Not only is China the most populous country on earth (1.3 billion people), it also has the second-biggest economy in the world by Nominal GDP (14.242 trillion dollars).
As the country has pursued ever more progressive policies to trade (and despite the current trade war between China and the United States) more and more opportunities to sell in the country have arisen to businesses across sectors. If you see China as a potential growth market, here are some of the most important considerations when selling in China.
When looking to enter a foreign market, it is always advisable to seek sage advice, and even look to local businesses who you can partner with. Although you may not wish to go down the partnership route, it is definitely advisable to seek the counsel of businesses who are already operating within the sphere, or groups such as the Global Innovation Forum who often provide free advice regarding penetrating new markets.
This is a smart strategy because selling in China will be totally unlike selling domestically, or in European markets, for example. Any insights that you can garner will be potentially critical to the success of your sales strategy and approach in China, because as is abundantly clear, you will be operating within a totally different market, both literally and culturally.
“The cultural considerations when accessing new markets should never be overlooked. From the way that you brand and market your products to the way that you negotiate with local businesses and retailers, everything you do will be influenced by different rules: rules to which you are unfamiliar. Get the help you need to pass through this difficult phase,” advises Grant Tarrant, a business writer at Writinity.com and Lastminutewriting.com.
Understand Chinese governmental practices and rules
Although the Chinese Government has grown increasingly receptive to foreign businesses working and partnering in China, rules will still be a little conservative in comparison to the Western approach. Make sure you totally familiarize yourself with what you are expected to adhere too, especially when visiting the country and seeking to operate a sales operation from within China.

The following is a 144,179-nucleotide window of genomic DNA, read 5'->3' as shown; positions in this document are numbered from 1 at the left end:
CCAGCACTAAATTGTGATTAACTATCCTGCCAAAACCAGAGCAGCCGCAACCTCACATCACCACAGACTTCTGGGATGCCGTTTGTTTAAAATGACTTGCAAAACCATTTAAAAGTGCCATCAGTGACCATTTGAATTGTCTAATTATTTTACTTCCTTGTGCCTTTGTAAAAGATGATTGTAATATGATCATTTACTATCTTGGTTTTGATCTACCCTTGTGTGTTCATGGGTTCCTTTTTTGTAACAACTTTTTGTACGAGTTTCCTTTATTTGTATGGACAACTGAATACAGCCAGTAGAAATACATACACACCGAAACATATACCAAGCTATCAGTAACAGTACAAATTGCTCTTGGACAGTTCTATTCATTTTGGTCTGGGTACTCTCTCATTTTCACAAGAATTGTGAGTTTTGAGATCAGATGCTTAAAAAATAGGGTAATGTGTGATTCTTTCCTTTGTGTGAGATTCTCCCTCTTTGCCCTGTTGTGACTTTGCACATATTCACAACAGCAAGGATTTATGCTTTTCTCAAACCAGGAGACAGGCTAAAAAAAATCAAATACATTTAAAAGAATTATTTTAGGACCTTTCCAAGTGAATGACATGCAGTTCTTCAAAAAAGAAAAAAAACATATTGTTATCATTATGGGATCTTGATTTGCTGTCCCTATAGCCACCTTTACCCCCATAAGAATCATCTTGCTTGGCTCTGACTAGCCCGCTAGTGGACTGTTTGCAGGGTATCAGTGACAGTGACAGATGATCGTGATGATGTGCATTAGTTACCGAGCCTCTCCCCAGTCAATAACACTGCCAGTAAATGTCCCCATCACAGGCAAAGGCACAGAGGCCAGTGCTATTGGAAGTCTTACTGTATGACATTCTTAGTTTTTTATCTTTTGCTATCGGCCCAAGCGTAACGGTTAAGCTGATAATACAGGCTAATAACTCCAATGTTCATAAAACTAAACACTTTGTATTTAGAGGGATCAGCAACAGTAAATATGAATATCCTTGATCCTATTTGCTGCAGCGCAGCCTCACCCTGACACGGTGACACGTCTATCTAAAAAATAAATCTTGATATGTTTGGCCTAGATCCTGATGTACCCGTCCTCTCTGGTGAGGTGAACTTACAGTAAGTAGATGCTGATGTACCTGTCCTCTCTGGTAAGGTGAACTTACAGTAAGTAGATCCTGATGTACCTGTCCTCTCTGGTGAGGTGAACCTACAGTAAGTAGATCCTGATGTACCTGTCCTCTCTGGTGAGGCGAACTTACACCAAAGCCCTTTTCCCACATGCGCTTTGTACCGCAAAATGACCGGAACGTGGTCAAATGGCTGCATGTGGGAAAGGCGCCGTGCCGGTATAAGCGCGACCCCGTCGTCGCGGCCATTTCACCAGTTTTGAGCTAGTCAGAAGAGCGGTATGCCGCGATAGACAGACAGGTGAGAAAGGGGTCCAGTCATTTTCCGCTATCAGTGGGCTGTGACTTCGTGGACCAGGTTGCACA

For example, you will need to understand the levels of bureaucracy that exist to set up a business entity that operates within China. For example, you may need to set up as a Wholly Foreign-Owned Enterprise (WFOE) to operate, and this can be a costly and timely exercise that may delay you implementing your sales strategy. Forming a business plan which pays close attention to all the requirements (and timeframes) of the Chinese state is essential.
Understand your customer
This piece of advice holds for whoever you are selling too, but obviously your Chinese customer base will be different from your US customer base and will have different expectations. For example, haggling is a standard cultural procedure, and Chinese customers demand to know a product impeccably before they buy, so ensure that your eCommerce operation includes high numbers of images and product reviews: this will be expected.
“If you study Chinese eCommerce sites such as Taobao you will see that it facilitates the Chinese custom of haggling down prices. In the West we are totally unfamiliar with this practice as we are satisfied that the price is the price, Be prepared to change your approach accordingly,” says Rachel Walliston, a marketer at Draftbeyond.com and Researchpapersuk.com.
Provide impeccable customer support
Chinese customers have come to expect an extremely high level of customer support from their retailers and will demand this from any new business operating within their sphere. Knowing this, make sure you ramp up support efforts, and that, of course, raises questions regarding how you will do this in a new language and culture. Seeking advice from established entities is again the recommended route, and establishing support centers in the country is also best practice.
Understand the marketing and communication channels
If you go in with a Facebook-based marketing strategy, be prepared to be disappointed. In China the social media platforms are different, for example, WeChat is one of China’s most popular platforms, but barely exists outside of the country. It has been dubbed a ‘super-app’ because it can be used for a multitude of actions, so utilizing such platforms is an absolute must if you wish to successfully penetrate the Chinese market.
Ashley Halsey is a writer, editor and international business expert who can be found at both Luckyassignments.com and Gumessays.com. She has been involved in many projects in Asia, and enjoys traveling, reading and cultural exchanges.